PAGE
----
How to make cash developing cell phone applications for the iPhone

How to make cash developing cell phone applications for the iPhone

The coming of the Apple iPhone cell phone set off a veritable big bang Smart phone programs, add-ons and tweaks for the iPhone-both licensed by Apple and unlicensed. The variety of iPhone applications are truly astounding. Index finger sized moveable widget-like applications range from one which will increase your productivity, monitor your stocks, and tell you what to cook for dinner to ones which will teach you guitar chords and learn how to speak German. Making use of iPhones wide touch screen and accelometer, these cell phone applications opened up a new cosmos of functionality and uses that were unimaginable to wholesale cell phones users before. Instantly it seemed as if everything that would be done on a computer could be done on the iPhone with the added benefit of being able to move around and the ability to interact with simplified, smart interfaces.

One critical question faced by all iPhone application developers is now to make cash from their application. Given the ocean of free application out there, how does a hard-working cell phone application developer make a buck? Well, we have seen of roads that developers take when releasing a new application:

1. Offer the cell phone application completely free of charge

2. Offer the cell phone application completely free of charge with the option of donating if you really like it (typically through PayPal).

3. Offer the cell phone application free of charge, but add an annoying nag message unless the user pays for the application.

4. Offer the cell phone application completely free of charge but with ads. Most of these applications offer the option of an ad-free version if the user is willing to pay for the application.

5. Offer the cell phone application with only limited or diminished functionality until the user pays.

Many developers who offer their application via the Apple Application Store offer both a "lite" version which is free and a paid version which offers improved functionality. This way the user can get a taste of the application without annoying ads or nag messages which negatively impact their user experience-and possibly turn him or her off to the application.

One serious challenge that all developers face is how to get the user to get a taste of their application and want more, without giving away too much for free. At the same time, developers must find a gentle method to get the user to pay for the application, without turning them off. As the multitude of cell phone application increase, users are less tolerant of advertisements and nag messages. While ads and nag messages are not deal-breakers or the average user, the way in which these are implemented will, to a large extent affect user experience. It is very necessary that developers who choose to take this route to decide how much, when, where, how often, which and other factors when it comes to placing advertisements or nag messages for the free version of their applications.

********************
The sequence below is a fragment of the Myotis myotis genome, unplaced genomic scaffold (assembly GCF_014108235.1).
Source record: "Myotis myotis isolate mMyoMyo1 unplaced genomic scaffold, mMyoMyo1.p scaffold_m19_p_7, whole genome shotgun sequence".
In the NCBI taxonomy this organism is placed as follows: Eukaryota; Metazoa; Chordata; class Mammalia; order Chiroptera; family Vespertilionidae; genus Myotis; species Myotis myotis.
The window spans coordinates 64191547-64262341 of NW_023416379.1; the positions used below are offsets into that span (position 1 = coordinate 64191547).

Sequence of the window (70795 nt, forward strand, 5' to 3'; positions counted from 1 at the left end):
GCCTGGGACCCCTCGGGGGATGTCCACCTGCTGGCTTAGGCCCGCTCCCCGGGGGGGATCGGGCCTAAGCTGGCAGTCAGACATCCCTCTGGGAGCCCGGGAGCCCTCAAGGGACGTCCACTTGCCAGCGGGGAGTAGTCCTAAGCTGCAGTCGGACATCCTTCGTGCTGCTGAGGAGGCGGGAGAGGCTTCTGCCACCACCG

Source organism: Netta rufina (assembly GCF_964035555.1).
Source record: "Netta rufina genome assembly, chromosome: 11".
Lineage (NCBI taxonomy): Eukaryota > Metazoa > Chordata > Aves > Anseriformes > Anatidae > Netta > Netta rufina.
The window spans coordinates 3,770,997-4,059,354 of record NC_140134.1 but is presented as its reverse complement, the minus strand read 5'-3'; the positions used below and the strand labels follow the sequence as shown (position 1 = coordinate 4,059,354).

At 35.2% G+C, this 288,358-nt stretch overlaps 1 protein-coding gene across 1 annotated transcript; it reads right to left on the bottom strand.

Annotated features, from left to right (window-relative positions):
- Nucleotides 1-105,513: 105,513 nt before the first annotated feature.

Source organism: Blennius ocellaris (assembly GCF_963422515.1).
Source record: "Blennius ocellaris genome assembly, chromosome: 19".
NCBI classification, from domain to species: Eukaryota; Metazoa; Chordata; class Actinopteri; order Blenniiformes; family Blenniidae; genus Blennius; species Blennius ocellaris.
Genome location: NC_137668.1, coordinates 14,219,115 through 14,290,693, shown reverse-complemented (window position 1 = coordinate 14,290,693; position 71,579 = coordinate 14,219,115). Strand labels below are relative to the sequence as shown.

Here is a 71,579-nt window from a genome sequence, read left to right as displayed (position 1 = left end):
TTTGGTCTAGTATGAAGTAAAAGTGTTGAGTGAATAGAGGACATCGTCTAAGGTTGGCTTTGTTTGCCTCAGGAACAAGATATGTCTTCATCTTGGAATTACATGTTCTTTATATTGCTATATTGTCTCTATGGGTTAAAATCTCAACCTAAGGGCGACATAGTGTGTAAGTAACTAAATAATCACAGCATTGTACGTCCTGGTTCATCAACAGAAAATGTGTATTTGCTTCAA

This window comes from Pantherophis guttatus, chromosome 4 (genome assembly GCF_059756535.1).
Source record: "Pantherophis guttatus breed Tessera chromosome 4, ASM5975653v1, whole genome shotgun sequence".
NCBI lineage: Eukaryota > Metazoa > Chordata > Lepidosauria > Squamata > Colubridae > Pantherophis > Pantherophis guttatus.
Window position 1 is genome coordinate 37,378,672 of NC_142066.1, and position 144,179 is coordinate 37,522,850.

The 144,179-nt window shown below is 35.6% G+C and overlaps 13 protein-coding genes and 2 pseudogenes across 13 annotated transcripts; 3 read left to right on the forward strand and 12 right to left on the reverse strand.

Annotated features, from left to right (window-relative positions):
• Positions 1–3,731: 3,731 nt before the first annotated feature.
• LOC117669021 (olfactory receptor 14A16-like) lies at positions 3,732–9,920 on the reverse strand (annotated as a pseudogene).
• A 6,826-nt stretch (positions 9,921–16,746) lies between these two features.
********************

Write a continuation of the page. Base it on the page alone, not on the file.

For example, one cell phone application for the iPhone which is a text messenging program named MySMS (an application which allows the user to look at text messages by time send or received, all sent, all receive, by conversation and the ability to forward messages and text in landscape mode) and tells those who are using the unregistered version that some messages will be delivered with a 30 second delay. This message is unoffensively displayed in manner that all iPhone alerts and displayed, with no flashing or annoying bright colors. The 30 second delay is not detrimental to the user experience and trial users can otherwise use all the functions of the registered version.

Another unpaid application call Record (Free) is an example of a cell phone application which was not so savvy in the way that it displays its adverts. First of all, there are other simple recorders available to iPhone users which have similar or better functionality, a smarter and more attractive user interface which also belong the free category. Most importantly, there are recorders like Record (Free) which have not only received better reviews, but are also free and advertisements free. Worse of all, Record (Free) is a cell phone application not only riddled with adverts, these advertisements distracting, brightly colored. Simply put, the fatal-blow to the success of this free cell phone application is that the advertisements on it total ruin the user experience. It also doesnt help that the icon of Record (Free) has the "Free" in unattractive

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